Legionella is a gram-negative genus of bacteria that is the cause of Legionnaires disease. Currently, 50 species and 70 serogroups of Legionella have been identified. The Center for Disease Control (CDC) in Atlanta maintains a bank of identified and unidentified Legionella samples. The availability of sequencing technologies has increased since many samples were collected allowing for identification of many previously unidentifiable isolates. We received 68 unidentified samples from the CDC. A sequence based typing scheme was used for characterization. Genomic DNA was extracted from samples and polymerase chain reactionwas performed on the 16S and mip genes. These samples were then sequenced at Clemson University Genomics Institute. Currently, we have identified several samples which were previously undescribed. Once a sample is identified as novel, characterization through sequencing other genes along with morphological and biochemical assays will be conducted. As a collaborative project, regular meetings occur with scientists from the CDC. Characterization of novel strains expands this lab's ability to conduct outbreak analysis and risk assessment along with expanding our knowledge of the pathogen.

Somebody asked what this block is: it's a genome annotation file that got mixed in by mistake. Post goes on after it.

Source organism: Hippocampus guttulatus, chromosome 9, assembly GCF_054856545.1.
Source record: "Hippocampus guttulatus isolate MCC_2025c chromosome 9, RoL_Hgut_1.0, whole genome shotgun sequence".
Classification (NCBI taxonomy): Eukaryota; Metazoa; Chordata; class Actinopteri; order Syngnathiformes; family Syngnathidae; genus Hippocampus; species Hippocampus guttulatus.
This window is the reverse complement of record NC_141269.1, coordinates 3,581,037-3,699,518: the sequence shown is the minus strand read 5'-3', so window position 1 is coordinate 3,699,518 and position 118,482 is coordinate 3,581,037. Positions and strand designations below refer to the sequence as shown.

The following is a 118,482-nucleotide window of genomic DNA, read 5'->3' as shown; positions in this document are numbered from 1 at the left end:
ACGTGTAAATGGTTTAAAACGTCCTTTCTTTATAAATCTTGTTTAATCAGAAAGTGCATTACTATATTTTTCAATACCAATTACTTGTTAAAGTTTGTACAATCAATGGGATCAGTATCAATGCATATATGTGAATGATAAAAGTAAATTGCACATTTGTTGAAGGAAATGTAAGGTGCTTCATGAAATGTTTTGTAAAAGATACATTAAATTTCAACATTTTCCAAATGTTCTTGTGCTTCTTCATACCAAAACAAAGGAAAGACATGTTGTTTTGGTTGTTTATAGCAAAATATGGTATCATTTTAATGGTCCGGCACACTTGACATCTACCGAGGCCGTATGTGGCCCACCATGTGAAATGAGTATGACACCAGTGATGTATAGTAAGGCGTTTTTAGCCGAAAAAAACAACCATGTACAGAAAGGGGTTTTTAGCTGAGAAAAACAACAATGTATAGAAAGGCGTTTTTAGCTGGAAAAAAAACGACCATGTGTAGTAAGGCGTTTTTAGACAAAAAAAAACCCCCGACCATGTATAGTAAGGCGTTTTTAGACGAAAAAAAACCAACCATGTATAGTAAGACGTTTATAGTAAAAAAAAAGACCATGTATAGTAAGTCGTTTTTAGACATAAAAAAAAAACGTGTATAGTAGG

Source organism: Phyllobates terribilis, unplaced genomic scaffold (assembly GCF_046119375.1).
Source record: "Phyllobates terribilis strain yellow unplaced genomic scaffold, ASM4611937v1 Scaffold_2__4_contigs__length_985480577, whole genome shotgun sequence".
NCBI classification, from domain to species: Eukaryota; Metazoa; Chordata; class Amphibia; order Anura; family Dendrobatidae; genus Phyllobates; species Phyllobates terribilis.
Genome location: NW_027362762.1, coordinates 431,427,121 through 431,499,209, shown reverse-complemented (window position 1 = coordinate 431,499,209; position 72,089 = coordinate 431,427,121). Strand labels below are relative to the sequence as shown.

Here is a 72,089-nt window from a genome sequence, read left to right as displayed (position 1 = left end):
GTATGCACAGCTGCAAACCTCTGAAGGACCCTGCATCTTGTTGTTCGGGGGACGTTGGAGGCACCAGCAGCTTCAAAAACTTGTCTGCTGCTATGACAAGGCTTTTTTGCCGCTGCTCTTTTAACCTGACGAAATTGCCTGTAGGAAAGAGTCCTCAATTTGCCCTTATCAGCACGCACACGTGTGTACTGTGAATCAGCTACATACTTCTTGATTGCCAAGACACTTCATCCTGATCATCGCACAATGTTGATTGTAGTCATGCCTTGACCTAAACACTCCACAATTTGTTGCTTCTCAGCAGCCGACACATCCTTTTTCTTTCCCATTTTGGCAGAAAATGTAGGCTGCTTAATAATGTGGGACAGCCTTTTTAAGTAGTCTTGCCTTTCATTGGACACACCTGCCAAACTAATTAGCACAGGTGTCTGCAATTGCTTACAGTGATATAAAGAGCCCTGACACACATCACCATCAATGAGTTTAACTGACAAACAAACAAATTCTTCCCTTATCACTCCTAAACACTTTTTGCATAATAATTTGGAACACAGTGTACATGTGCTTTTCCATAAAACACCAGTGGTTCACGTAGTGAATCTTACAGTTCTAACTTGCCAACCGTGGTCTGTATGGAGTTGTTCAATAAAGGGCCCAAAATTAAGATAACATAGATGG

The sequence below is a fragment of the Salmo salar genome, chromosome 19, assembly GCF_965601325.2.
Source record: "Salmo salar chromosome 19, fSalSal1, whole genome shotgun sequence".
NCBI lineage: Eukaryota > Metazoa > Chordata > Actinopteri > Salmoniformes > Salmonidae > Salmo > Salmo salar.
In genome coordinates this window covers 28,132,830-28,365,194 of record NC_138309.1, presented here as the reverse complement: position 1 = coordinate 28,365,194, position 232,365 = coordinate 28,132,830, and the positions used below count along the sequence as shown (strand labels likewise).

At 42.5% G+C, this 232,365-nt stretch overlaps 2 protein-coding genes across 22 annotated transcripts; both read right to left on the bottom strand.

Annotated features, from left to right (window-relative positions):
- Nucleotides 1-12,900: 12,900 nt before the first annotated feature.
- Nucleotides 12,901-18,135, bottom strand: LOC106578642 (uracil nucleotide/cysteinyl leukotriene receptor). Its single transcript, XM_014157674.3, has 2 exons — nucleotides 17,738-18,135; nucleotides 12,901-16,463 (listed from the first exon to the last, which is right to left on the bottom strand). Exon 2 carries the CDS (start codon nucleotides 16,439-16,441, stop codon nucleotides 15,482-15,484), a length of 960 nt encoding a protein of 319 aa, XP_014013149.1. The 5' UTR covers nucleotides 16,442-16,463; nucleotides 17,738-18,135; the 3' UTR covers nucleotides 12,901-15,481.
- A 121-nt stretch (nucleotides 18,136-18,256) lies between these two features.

Howard, C.; Remillard, K.; Toth, K.; Hardy, R.; Painter, J.; Limbaugh, D.; McNealy, T.; and Wells, C., "CU and the CDC" (2014). Focus on Creative Inquiry. 32.